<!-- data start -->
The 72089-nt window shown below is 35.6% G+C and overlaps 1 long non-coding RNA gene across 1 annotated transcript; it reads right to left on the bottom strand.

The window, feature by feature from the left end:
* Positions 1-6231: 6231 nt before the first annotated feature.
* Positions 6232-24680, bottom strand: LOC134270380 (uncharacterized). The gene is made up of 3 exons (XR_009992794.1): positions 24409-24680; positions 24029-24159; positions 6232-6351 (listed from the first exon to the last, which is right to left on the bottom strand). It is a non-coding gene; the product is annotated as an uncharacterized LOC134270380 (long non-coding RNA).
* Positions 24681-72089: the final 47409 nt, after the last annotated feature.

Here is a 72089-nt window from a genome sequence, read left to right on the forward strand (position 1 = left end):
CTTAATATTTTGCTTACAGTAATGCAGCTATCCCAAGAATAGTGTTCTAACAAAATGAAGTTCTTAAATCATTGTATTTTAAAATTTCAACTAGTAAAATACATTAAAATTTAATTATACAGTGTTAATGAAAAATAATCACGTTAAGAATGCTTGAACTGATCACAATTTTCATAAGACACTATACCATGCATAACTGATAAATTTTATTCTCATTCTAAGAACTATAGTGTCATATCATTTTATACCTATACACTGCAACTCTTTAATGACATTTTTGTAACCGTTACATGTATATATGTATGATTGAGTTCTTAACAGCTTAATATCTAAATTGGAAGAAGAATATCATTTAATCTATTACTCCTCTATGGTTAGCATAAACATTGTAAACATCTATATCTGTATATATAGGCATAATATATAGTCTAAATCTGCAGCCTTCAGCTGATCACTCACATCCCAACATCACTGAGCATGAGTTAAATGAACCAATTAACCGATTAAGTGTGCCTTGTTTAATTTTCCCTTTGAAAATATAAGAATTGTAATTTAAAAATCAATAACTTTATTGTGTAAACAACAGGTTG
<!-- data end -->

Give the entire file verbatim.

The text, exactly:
The 72089-nt window shown below is 35.6% G+C and overlaps 1 long non-coding RNA gene across 1 annotated transcript; it reads right to left on the bottom strand.

The window, feature by feature from the left end:
* Positions 1-6231: 6231 nt before the first annotated feature.
* Positions 6232-24680, bottom strand: LOC134270380 (uncharacterized). The gene is made up of 3 exons (XR_009992794.1): positions 24409-24680; positions 24029-24159; positions 6232-6351 (listed from the first exon to the last, which is right to left on the bottom strand). It is a non-coding gene; the product is annotated as an uncharacterized LOC134270380 (long non-coding RNA).
* Positions 24681-72089: the final 47409 nt, after the last annotated feature.

Here is a 72089-nt window from a genome sequence, read left to right on the forward strand (position 1 = left end):
CTTAATATTTTGCTTACAGTAATGCAGCTATCCCAAGAATAGTGTTCTAACAAAATGAAGTTCTTAAATCATTGTATTTTAAAATTTCAACTAGTAAAATACATTAAAATTTAATTATACAGTGTTAATGAAAAATAATCACGTTAAGAATGCTTGAACTGATCACAATTTTCATAAGACACTATACCATGCATAACTGATAAATTTTATTCTCATTCTAAGAACTATAGTGTCATATCATTTTATACCTATACACTGCAACTCTTTAATGACATTTTTGTAACCGTTACATGTATATATGTATGATTGAGTTCTTAACAGCTTAATATCTAAATTGGAAGAAGAATATCATTTAATCTATTACTCCTCTATGGTTAGCATAAACATTGTAAACATCTATATCTGTATATATAGGCATAATATATAGTCTAAATCTGCAGCCTTCAGCTGATCACTCACATCCCAACATCACTGAGCATGAGTTAAATGAACCAATTAACCGATTAAGTGTGCCTTGTTTAATTTTCCCTTTGAAAATATAAGAATTGTAATTTAAAAATCAATAACTTTATTGTGTAAACAACAGGTTG